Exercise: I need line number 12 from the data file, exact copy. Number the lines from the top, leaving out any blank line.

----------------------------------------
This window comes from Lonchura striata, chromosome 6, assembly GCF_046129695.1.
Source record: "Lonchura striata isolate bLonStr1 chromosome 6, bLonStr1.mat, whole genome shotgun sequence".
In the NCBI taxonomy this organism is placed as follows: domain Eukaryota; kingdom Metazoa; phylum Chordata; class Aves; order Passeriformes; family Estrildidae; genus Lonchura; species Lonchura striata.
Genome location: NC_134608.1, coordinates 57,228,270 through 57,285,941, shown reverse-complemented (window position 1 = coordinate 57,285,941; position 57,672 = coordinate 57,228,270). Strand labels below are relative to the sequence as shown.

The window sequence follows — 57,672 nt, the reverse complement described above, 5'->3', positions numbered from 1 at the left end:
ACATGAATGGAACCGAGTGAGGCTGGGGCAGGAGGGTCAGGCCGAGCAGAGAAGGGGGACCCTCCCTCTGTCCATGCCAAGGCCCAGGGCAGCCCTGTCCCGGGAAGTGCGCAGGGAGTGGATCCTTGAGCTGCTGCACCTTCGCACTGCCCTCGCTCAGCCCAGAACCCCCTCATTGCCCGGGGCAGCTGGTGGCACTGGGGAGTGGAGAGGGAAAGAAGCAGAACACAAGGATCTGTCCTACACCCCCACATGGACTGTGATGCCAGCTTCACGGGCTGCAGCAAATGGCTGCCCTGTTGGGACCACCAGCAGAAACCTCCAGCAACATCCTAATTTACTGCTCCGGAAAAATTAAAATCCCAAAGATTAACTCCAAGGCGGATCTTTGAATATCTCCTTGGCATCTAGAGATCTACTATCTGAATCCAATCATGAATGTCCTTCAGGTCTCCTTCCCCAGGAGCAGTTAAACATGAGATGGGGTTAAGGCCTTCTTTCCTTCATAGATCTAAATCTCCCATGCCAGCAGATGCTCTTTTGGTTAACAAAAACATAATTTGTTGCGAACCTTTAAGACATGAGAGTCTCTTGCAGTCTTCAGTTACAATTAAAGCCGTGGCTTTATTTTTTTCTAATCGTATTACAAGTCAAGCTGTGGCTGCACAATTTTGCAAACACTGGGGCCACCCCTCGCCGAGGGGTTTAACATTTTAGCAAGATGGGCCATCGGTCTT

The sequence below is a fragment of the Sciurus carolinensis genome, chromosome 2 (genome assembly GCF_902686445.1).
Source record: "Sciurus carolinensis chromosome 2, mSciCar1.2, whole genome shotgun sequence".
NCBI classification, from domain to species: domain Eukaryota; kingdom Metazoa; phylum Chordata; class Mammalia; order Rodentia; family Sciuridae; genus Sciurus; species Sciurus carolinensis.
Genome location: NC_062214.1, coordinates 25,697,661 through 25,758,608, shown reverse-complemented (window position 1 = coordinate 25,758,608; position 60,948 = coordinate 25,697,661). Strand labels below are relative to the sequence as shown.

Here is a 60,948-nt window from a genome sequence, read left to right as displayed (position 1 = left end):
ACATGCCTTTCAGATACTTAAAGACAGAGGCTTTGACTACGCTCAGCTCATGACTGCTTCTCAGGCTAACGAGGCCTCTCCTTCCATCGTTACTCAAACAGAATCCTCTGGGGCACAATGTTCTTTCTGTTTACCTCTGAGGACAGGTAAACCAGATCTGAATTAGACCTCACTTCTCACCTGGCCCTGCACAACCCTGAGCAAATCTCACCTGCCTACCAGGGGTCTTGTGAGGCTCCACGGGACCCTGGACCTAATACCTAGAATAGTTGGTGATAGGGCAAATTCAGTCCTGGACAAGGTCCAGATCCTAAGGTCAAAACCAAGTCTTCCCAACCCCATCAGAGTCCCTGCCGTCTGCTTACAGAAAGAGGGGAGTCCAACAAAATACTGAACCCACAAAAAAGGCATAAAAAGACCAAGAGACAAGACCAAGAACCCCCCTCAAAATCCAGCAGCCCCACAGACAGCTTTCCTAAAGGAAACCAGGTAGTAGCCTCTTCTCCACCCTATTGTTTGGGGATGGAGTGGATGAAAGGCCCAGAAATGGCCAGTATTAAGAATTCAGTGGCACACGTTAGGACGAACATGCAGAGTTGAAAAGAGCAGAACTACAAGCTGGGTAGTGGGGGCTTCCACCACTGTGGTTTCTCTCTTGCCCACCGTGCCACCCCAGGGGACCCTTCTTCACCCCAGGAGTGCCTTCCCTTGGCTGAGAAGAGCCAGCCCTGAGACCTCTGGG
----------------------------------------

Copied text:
ACATGCCTTTCAGATACTTAAAGACAGAGGCTTTGACTACGCTCAGCTCATGACTGCTTCTCAGGCTAACGAGGCCTCTCCTTCCATCGTTACTCAAACAGAATCCTCTGGGGCACAATGTTCTTTCTGTTTACCTCTGAGGACAGGTAAACCAGATCTGAATTAGACCTCACTTCTCACCTGGCCCTGCACAACCCTGAGCAAATCTCACCTGCCTACCAGGGGTCTTGTGAGGCTCCACGGGACCCTGGACCTAATACCTAGAATAGTTGGTGATAGGGCAAATTCAGTCCTGGACAAGGTCCAGATCCTAAGGTCAAAACCAAGTCTTCCCAACCCCATCAGAGTCCCTGCCGTCTGCTTACAGAAAGAGGGGAGTCCAACAAAATACTGAACCCACAAAAAAGGCATAAAAAGACCAAGAGACAAGACCAAGAACCCCCCTCAAAATCCAGCAGCCCCACAGACAGCTTTCCTAAAGGAAACCAGGTAGTAGCCTCTTCTCCACCCTATTGTTTGGGGATGGAGTGGATGAAAGGCCCAGAAATGGCCAGTATTAAGAATTCAGTGGCACACGTTAGGACGAACATGCAGAGTTGAAAAGAGCAGAACTACAAGCTGGGTAGTGGGGGCTTCCACCACTGTGGTTTCTCTCTTGCCCACCGTGCCACCCCAGGGGACCCTTCTTCACCCCAGGAGTGCCTTCCCTTGGCTGAGAAGAGCCAGCCCTGAGACCTCTGGG